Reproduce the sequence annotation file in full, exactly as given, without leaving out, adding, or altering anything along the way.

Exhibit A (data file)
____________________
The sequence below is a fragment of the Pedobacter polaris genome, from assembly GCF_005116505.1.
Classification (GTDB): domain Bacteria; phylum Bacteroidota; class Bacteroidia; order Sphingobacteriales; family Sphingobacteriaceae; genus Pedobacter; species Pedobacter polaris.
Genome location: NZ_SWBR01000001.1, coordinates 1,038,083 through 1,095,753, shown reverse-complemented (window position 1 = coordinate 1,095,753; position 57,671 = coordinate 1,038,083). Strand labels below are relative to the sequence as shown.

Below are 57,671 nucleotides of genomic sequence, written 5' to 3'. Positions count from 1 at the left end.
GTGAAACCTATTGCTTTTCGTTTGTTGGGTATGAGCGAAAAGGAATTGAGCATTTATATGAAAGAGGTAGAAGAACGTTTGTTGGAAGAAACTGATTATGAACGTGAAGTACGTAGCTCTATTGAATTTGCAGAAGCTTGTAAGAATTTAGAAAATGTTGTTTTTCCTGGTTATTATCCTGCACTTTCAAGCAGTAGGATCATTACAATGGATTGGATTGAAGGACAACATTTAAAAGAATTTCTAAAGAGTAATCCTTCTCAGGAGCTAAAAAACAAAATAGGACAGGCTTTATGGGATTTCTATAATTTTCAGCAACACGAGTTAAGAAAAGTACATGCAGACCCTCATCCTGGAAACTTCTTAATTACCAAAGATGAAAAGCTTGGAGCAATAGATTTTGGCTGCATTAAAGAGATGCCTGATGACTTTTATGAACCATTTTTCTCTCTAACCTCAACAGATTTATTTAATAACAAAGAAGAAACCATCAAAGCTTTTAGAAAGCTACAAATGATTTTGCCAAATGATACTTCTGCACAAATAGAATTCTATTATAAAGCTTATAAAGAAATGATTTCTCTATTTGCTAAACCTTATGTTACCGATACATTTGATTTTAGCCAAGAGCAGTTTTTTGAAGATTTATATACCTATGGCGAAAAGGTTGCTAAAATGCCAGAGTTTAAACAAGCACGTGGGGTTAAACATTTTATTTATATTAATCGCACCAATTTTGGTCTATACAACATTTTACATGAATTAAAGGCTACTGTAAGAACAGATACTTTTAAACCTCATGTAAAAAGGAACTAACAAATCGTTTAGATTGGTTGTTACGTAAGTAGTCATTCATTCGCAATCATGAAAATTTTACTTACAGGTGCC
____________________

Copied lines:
The sequence below is a fragment of the Pedobacter polaris genome, from assembly GCF_005116505.1.
Classification (GTDB): domain Bacteria; phylum Bacteroidota; class Bacteroidia; order Sphingobacteriales; family Sphingobacteriaceae; genus Pedobacter; species Pedobacter polaris.
Genome location: NZ_SWBR01000001.1, coordinates 1,038,083 through 1,095,753, shown reverse-complemented (window position 1 = coordinate 1,095,753; position 57,671 = coordinate 1,038,083). Strand labels below are relative to the sequence as shown.

Below are 57,671 nucleotides of genomic sequence, written 5' to 3'. Positions count from 1 at the left end.
GTGAAACCTATTGCTTTTCGTTTGTTGGGTATGAGCGAAAAGGAATTGAGCATTTATATGAAAGAGGTAGAAGAACGTTTGTTGGAAGAAACTGATTATGAACGTGAAGTACGTAGCTCTATTGAATTTGCAGAAGCTTGTAAGAATTTAGAAAATGTTGTTTTTCCTGGTTATTATCCTGCACTTTCAAGCAGTAGGATCATTACAATGGATTGGATTGAAGGACAACATTTAAAAGAATTTCTAAAGAGTAATCCTTCTCAGGAGCTAAAAAACAAAATAGGACAGGCTTTATGGGATTTCTATAATTTTCAGCAACACGAGTTAAGAAAAGTACATGCAGACCCTCATCCTGGAAACTTCTTAATTACCAAAGATGAAAAGCTTGGAGCAATAGATTTTGGCTGCATTAAAGAGATGCCTGATGACTTTTATGAACCATTTTTCTCTCTAACCTCAACAGATTTATTTAATAACAAAGAAGAAACCATCAAAGCTTTTAGAAAGCTACAAATGATTTTGCCAAATGATACTTCTGCACAAATAGAATTCTATTATAAAGCTTATAAAGAAATGATTTCTCTATTTGCTAAACCTTATGTTACCGATACATTTGATTTTAGCCAAGAGCAGTTTTTTGAAGATTTATATACCTATGGCGAAAAGGTTGCTAAAATGCCAGAGTTTAAACAAGCACGTGGGGTTAAACATTTTATTTATATTAATCGCACCAATTTTGGTCTATACAACATTTTACATGAATTAAAGGCTACTGTAAGAACAGATACTTTTAAACCTCATGTAAAAAGGAACTAACAAATCGTTTAGATTGGTTGTTACGTAAGTAGTCATTCATTCGCAATCATGAAAATTTTACTTACAGGTGCC